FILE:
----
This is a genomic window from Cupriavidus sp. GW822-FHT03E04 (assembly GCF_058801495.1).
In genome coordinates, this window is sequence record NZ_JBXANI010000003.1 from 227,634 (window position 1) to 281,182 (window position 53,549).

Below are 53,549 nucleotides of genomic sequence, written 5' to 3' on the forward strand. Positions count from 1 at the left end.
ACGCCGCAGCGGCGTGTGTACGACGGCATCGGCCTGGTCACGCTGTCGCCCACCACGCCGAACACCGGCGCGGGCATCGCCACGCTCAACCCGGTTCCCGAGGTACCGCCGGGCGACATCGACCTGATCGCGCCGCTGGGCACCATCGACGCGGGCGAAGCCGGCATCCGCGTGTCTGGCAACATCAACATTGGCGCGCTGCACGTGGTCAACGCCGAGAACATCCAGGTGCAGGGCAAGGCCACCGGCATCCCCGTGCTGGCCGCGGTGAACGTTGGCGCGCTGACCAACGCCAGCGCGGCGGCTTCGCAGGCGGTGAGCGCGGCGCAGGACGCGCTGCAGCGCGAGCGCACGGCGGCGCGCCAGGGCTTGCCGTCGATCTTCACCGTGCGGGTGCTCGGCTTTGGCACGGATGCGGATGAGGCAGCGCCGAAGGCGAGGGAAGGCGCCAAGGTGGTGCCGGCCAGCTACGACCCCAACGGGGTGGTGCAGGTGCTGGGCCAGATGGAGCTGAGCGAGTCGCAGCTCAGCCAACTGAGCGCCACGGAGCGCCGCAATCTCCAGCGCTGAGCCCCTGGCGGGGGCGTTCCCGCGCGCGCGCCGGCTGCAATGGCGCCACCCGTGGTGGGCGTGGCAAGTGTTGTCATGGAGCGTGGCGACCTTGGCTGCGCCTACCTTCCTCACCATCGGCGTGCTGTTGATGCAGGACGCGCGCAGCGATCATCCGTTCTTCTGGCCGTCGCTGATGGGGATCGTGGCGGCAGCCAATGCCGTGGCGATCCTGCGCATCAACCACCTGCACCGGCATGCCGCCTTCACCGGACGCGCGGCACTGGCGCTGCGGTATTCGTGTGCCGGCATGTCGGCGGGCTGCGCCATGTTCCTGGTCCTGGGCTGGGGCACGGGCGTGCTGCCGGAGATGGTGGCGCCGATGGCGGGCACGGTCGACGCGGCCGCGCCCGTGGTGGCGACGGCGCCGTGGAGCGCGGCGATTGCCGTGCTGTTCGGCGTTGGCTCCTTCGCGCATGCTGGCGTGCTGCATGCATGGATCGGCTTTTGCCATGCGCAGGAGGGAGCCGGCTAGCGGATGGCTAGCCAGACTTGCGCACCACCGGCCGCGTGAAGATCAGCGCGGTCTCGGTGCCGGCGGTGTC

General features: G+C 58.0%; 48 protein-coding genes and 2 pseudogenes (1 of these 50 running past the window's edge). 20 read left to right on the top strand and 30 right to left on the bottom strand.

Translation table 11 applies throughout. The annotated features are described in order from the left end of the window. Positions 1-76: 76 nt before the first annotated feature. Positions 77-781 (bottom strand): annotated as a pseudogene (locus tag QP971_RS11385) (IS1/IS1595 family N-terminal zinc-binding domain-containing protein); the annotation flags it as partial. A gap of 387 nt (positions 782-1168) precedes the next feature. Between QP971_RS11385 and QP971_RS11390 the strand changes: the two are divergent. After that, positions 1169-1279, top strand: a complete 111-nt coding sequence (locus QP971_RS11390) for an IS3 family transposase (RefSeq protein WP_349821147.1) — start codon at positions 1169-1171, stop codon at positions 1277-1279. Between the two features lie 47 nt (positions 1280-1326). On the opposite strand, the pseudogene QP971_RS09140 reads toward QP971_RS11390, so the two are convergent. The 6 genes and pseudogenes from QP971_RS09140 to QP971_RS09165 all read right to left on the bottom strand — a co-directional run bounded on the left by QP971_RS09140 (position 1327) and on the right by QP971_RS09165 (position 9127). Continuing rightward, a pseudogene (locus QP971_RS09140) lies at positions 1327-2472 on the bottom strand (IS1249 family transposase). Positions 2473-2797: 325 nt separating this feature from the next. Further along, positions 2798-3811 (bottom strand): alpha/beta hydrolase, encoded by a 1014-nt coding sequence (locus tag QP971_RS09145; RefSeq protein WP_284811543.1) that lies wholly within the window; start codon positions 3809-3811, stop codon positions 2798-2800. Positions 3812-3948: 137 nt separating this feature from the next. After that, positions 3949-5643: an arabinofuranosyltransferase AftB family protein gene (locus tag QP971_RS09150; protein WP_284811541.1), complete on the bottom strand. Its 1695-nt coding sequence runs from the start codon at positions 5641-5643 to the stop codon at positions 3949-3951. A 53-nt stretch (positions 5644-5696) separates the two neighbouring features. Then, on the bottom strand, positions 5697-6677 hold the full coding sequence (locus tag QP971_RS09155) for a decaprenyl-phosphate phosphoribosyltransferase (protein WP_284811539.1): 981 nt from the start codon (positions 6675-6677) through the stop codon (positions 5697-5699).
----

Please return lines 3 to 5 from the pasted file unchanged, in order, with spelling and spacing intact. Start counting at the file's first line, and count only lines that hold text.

Below are 53,549 nucleotides of genomic sequence, written 5' to 3' on the forward strand. Positions count from 1 at the left end.
ACGCCGCAGCGGCGTGTGTACGACGGCATCGGCCTGGTCACGCTGTCGCCCACCACGCCGAACACCGGCGCGGGCATCGCCACGCTCAACCCGGTTCCCGAGGTACCGCCGGGCGACATCGACCTGATCGCGCCGCTGGGCACCATCGACGCGGGCGAAGCCGGCATCCGCGTGTCTGGCAACATCAACATTGGCGCGCTGCACGTGGTCAACGCCGAGAACATCCAGGTGCAGGGCAAGGCCACCGGCATCCCCGTGCTGGCCGCGGTGAACGTTGGCGCGCTGACCAACGCCAGCGCGGCGGCTTCGCAGGCGGTGAGCGCGGCGCAGGACGCGCTGCAGCGCGAGCGCACGGCGGCGCGCCAGGGCTTGCCGTCGATCTTCACCGTGCGGGTGCTCGGCTTTGGCACGGATGCGGATGAGGCAGCGCCGAAGGCGAGGGAAGGCGCCAAGGTGGTGCCGGCCAGCTACGACCCCAACGGGGTGGTGCAGGTGCTGGGCCAGATGGAGCTGAGCGAGTCGCAGCTCAGCCAACTGAGCGCCACGGAGCGCCGCAATCTCCAGCGCTGAGCCCCTGGCGGGGGCGTTCCCGCGCGCGCGCCGGCTGCAATGGCGCCACCCGTGGTGGGCGTGGCAAGTGTTGTCATGGAGCGTGGCGACCTTGGCTGCGCCTACCTTCCTCACCATCGGCGTGCTGTTGATGCAGGACGCGCGCAGCGATCATCCGTTCTTCTGGCCGTCGCTGATGGGGATCGTGGCGGCAGCCAATGCCGTGGCGATCCTGCGCATCAACCACCTGCACCGGCATGCCGCCTTCACCGGACGCGCGGCACTGGCGCTGCGGTATTCGTGTGCCGGCATGTCGGCGGGCTGCGCCATGTTCCTGGTCCTGGGCTGGGGCACGGGCGTGCTGCCGGAGATGGTGGCGCCGATGGCGGGCACGGTCGACGCGGCCGCGCCCGTGGTGGCGACGGCGCCGTGGAGCGCGGCGATTGCCGTGCTGTTCGGCGTTGGCTCCTTCGCGCATGCTGGCGTGCTGCATGCATGGATCGGCTTTTGCCATGCGCAGGAGGGAGCCGGCTAGCGGATGGCTAGCCAGACTTGCGCACCACCGGCCGCGTGAAGATCAGCGCGGTCTCGGTGCCGGCGGTGTC

General features: G+C 58.0%; 48 protein-coding genes and 2 pseudogenes (1 of these 50 running past the window's edge). 20 read left to right on the top strand and 30 right to left on the bottom strand.